What role should crime victims play in plea bargains?
Mar 03, 2010
Prosecutors represent the state, not crime victims, and they're charged with seeking justice, not convictions. But the Houston Press published a feature questioning whether prosecutors should be required to notify crime victims or get their sign-off before entering into a plea deal. The Harris County DA's Office says "There is no obligation to give advance notice to all victims of plea bargains," a policy which has the Mayor's crime victim advocate Andy Kahan hopping mad.
There's a problematic conflation throughout the article of "victim's rights," which is a largely ephemeral, political idea, with legal rights of defendants accused by the state, which are enshrined in the US Constitution. The Press article is rife with examples of crime victims who say "their rights have been walked on," but those aren't legal rights, only theoretical ones the speakers think they should have. After all, as the Press notes, "The law does not provide victims any way to enforce their rights after they've been violated." And if you can't enforce a "right" when it's violated, then it isn't one - not in a legal sense, anyway.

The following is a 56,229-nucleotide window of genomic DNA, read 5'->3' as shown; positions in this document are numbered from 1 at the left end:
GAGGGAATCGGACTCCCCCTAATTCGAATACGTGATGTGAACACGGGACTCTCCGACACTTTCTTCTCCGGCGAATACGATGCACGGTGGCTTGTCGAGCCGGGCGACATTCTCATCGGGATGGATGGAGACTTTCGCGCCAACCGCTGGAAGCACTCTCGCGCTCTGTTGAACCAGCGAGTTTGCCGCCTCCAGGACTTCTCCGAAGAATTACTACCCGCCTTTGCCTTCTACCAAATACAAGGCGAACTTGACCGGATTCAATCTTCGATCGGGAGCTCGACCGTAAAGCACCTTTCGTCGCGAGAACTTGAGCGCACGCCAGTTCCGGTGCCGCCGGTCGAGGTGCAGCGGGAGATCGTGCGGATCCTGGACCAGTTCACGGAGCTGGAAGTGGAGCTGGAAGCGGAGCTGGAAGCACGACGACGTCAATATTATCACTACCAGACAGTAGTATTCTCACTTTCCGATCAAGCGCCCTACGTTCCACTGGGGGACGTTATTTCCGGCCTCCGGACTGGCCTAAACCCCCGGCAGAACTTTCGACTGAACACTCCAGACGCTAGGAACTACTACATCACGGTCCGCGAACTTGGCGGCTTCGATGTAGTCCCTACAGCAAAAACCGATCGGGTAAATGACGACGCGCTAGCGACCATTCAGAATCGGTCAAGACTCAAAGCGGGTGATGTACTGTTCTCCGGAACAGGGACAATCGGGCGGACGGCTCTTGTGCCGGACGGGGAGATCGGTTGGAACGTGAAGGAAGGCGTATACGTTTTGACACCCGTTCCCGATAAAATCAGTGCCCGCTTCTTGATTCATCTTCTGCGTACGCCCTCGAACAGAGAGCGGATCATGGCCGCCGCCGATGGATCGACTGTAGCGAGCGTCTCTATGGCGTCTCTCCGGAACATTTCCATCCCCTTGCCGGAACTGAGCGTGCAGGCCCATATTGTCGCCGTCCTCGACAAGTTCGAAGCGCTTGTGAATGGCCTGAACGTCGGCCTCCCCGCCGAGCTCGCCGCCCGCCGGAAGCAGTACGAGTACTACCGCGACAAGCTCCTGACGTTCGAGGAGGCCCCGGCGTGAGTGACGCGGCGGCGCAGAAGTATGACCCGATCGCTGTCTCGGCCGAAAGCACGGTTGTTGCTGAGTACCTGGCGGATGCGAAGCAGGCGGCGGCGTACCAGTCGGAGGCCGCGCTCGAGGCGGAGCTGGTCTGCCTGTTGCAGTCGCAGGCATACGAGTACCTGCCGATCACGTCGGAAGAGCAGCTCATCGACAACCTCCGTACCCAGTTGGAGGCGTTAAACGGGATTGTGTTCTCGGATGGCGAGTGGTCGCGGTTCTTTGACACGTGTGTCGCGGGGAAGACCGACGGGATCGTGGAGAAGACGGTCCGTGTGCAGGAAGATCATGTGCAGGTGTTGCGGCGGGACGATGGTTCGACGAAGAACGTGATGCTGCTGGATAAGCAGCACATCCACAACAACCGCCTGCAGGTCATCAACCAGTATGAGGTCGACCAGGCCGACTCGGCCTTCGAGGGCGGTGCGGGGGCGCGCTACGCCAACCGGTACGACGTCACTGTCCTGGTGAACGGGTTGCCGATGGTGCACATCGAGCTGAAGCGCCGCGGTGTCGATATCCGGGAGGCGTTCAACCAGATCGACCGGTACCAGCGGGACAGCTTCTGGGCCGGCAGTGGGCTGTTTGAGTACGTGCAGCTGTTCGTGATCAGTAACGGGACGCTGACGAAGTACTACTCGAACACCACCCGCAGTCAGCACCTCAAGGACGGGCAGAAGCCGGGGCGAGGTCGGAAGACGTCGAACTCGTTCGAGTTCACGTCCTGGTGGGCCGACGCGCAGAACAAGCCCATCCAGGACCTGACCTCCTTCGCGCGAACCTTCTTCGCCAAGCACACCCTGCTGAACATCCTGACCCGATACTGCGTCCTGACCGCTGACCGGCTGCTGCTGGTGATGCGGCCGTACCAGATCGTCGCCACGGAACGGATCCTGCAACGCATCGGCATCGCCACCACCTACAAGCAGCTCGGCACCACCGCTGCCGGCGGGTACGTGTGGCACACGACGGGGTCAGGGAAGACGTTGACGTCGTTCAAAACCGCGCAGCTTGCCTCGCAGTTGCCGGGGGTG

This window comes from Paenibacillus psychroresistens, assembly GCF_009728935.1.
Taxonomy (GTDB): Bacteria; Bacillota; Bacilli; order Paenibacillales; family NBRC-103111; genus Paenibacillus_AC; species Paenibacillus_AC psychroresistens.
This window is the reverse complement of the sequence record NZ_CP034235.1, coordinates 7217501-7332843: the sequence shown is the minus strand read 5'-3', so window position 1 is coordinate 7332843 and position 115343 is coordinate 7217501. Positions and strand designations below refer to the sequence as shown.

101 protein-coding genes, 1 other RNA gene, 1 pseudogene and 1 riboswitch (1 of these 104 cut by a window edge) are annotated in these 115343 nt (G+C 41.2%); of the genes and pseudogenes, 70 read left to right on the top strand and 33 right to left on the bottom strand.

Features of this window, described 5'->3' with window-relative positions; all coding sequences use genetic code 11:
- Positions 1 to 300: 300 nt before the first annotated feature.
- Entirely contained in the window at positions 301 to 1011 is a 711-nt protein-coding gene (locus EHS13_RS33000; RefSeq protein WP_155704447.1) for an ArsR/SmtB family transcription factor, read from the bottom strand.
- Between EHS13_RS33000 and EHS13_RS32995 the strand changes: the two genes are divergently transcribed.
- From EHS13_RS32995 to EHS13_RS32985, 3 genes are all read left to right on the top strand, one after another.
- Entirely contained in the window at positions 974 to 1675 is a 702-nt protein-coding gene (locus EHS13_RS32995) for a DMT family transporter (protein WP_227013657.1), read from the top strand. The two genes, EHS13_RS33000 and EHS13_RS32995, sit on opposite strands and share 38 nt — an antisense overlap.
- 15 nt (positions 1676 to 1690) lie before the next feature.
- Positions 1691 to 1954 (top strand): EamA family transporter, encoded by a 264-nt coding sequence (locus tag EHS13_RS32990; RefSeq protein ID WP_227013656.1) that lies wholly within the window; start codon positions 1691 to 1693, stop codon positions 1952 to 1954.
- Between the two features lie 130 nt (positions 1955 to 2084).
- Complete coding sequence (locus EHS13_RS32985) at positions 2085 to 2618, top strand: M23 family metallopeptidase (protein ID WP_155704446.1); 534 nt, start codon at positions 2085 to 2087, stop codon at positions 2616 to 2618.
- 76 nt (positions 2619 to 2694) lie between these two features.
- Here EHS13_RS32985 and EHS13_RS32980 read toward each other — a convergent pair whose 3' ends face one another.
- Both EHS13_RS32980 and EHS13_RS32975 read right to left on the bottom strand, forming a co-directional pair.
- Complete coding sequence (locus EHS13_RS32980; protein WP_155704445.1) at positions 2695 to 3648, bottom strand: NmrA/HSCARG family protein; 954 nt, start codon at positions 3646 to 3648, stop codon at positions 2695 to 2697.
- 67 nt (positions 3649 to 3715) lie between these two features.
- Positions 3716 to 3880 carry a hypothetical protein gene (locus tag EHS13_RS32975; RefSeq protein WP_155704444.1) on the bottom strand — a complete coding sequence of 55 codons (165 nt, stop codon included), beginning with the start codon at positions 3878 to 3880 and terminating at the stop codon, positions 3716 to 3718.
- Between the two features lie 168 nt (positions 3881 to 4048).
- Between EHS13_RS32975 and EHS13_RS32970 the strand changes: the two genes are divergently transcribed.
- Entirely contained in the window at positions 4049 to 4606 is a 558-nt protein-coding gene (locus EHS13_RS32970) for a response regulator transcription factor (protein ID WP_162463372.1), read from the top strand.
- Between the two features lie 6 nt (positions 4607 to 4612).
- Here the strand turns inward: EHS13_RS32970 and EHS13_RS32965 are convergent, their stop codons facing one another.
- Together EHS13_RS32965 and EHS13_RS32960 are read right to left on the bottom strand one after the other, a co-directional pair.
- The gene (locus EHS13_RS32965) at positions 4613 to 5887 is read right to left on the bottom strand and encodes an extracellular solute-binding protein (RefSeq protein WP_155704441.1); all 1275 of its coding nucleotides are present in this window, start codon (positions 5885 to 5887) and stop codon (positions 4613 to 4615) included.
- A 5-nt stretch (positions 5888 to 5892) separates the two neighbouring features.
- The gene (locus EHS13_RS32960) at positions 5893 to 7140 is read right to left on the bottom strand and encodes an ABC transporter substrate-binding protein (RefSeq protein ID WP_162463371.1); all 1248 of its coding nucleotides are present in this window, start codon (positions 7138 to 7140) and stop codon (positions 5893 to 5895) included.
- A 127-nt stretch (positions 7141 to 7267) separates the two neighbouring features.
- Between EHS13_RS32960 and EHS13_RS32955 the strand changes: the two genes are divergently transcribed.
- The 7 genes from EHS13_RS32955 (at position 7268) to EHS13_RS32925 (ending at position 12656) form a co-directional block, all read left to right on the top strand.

The main example in the story probably isn't the best one for victim's rights advocates since it atypically involves a high-profile, politically connected defendant: Former US Congressman Craig Washington. His light plea deal (2 years probation) probably isn't what the average black man firing a gun at white youth could expect in Houston, regardless of the victim's wishes.
But I was interested to notice the main reason the victims say they're unhappy at Washington's plea deal: Not at the outcome but because they didn't get the chance to say their piece. The two boys who Craig Washington shot at "wanted to tell their side of the story to a jury, and made it clear to Harris County prosecutor Lynne Parsons that they didn't want to settle for a plea deal. If a jury let Washington off, so be it."
I find fascinating this overarching desire by the victims to tell their story to 12 people they do not know. Indeed, getting to tell their story, by their own account, was more important than any punishment Washington might receive.